While several Illinois counties remain under a high community level for COVID, according to the U.S. Centers for Disease Control and Prevention, which locations are seeing the highest rates?
According to Chicago Department of Public Health Commissioner Dr. Allison Arwady, southern Illinois "is surging" currently.
"Chicago continues to have rates that are under both the national rate and the rate in Illinois," Arwady said. "Southern Illinois is surging a little more right now... and then down in Louisiana is where we're seeing a significant outbreak right at the moment."
According to the CDC, 58 Illinois counties are now at "high" community level for COVID, including many of the counties around the Chicago metropolitan area. Still, nearly all of southern Illinois was also listed at the "high" alert level.
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Franklin County reported more than 20 new COVID hospital admissions per 100,000 residents and more than 428 new cases per 100,000 residents in the last week. Several surrounding counties are also seeing upward trends in such metrics, according to data from the Illinois Department of Public Health.
Still, the rates remain well below those seen earlier this year during the initial omicron surge.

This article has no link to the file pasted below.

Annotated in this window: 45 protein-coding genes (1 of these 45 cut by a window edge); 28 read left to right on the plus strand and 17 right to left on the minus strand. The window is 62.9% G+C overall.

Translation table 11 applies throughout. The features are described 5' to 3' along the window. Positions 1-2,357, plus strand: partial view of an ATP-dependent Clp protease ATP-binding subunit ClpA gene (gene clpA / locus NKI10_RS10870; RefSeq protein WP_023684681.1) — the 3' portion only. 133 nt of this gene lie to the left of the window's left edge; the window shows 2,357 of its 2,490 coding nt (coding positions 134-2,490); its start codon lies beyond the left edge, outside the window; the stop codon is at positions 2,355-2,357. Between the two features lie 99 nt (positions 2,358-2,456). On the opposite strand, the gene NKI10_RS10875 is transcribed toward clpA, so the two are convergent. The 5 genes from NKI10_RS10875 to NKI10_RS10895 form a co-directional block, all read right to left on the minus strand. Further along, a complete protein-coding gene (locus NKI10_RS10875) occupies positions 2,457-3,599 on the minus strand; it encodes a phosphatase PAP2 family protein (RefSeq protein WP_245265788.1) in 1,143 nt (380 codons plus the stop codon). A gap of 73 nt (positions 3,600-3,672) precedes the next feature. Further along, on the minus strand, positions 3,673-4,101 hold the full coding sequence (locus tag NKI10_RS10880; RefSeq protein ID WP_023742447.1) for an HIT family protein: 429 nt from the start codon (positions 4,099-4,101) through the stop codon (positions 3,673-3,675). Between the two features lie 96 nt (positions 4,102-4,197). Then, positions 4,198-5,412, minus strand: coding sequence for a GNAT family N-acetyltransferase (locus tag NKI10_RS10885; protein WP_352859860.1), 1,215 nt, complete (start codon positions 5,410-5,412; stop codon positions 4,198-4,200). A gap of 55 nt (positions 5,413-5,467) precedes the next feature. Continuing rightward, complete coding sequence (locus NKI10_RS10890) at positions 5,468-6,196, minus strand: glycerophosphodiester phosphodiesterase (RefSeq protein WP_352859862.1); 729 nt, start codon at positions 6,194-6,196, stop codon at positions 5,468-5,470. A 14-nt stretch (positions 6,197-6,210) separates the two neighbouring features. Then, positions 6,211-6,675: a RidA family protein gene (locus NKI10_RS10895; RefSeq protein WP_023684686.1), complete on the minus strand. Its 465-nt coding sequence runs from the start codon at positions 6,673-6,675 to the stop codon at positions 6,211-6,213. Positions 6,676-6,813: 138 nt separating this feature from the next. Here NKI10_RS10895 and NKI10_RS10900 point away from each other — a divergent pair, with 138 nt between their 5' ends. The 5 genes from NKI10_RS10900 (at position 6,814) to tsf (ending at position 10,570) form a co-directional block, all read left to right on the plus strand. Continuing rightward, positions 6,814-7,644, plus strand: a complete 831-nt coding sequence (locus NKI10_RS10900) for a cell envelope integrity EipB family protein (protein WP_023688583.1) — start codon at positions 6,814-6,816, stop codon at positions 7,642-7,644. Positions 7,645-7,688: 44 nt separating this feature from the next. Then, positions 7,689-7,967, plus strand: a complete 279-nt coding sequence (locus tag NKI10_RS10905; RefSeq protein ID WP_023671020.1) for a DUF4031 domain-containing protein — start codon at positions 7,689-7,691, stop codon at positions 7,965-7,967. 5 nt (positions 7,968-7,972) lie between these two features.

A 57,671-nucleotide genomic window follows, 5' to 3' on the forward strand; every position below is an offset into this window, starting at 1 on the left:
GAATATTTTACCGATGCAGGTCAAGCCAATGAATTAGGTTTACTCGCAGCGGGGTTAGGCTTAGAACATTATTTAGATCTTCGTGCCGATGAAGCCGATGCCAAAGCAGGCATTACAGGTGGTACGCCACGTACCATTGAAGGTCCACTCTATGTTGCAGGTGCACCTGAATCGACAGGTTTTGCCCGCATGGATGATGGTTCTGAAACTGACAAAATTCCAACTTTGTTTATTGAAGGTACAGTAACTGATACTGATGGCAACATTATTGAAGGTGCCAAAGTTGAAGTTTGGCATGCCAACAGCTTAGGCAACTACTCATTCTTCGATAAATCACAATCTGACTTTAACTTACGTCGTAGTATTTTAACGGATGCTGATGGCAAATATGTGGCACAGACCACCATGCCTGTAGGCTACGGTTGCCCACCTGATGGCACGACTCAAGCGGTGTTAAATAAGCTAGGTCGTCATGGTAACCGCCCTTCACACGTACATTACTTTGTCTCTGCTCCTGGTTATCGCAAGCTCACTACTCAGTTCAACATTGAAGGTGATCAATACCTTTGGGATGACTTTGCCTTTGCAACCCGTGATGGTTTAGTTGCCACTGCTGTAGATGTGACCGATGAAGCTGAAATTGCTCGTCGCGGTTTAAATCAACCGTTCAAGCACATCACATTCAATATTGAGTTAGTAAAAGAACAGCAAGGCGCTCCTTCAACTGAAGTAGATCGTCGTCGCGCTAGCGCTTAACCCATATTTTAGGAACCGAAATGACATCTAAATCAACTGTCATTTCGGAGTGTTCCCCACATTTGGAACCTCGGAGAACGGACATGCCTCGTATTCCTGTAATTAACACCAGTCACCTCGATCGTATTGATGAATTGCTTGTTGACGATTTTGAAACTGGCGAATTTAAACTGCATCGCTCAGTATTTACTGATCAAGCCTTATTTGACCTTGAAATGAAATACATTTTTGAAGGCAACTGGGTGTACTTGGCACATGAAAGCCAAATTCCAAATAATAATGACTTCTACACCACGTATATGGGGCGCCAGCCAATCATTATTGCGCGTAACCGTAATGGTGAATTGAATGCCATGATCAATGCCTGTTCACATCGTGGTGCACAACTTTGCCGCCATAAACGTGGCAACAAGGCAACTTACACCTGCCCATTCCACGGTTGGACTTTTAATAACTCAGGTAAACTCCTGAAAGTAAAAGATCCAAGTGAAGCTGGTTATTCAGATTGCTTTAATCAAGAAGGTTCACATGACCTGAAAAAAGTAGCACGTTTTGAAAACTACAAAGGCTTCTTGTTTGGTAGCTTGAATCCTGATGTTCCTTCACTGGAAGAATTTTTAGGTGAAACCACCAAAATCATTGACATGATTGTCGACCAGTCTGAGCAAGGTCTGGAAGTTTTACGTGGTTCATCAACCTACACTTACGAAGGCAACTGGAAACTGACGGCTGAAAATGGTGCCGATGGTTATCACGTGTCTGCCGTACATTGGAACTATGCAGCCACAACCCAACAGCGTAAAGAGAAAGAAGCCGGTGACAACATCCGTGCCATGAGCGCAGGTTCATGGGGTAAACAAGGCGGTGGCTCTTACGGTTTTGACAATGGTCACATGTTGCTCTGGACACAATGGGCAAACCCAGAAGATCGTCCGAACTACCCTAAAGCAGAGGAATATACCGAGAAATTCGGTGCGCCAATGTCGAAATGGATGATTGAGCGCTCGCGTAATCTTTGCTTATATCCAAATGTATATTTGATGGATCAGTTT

The so-called surge comes as the BA.5 omicron subvariant, considered the most contagious and transmissible COVID variant yet, continues to dominate cases across the state and country.
According to the latest estimates released by the CDC Tuesday, the BA.5 subvariant, which has been the dominant strain of COVID in the United States since early July, now makes up an estimated 85.5% of cases across the nation.
That represents a slight uptick from a week ago, with BA.4 and BA.2.12.1 both slowly decreasing as a result.
In the Midwest, BA.5 makes up an even larger chunk of cases, representing 86.6% of all COVID infections, according to CDC estimates.
The BA.5 subvariant has caused some concern among health officials, as it has demonstrated an increased ability to evade immunity gained from previous COVID infections and from COVID vaccinations.
As a result, pharmaceutical companies have begun to formulate booster shots to better combat the new omicron subvariants, and those shots are expected to start going into arms later this year.
"I'd say one very small piece of good news is that we haven't seen the emergence of a new variant clearly outpacing [BA.5]," Arwady said. "You know, every week when we look, you might find individual cases of something a little different. We worry about them if they start out-competing or if they're more serious."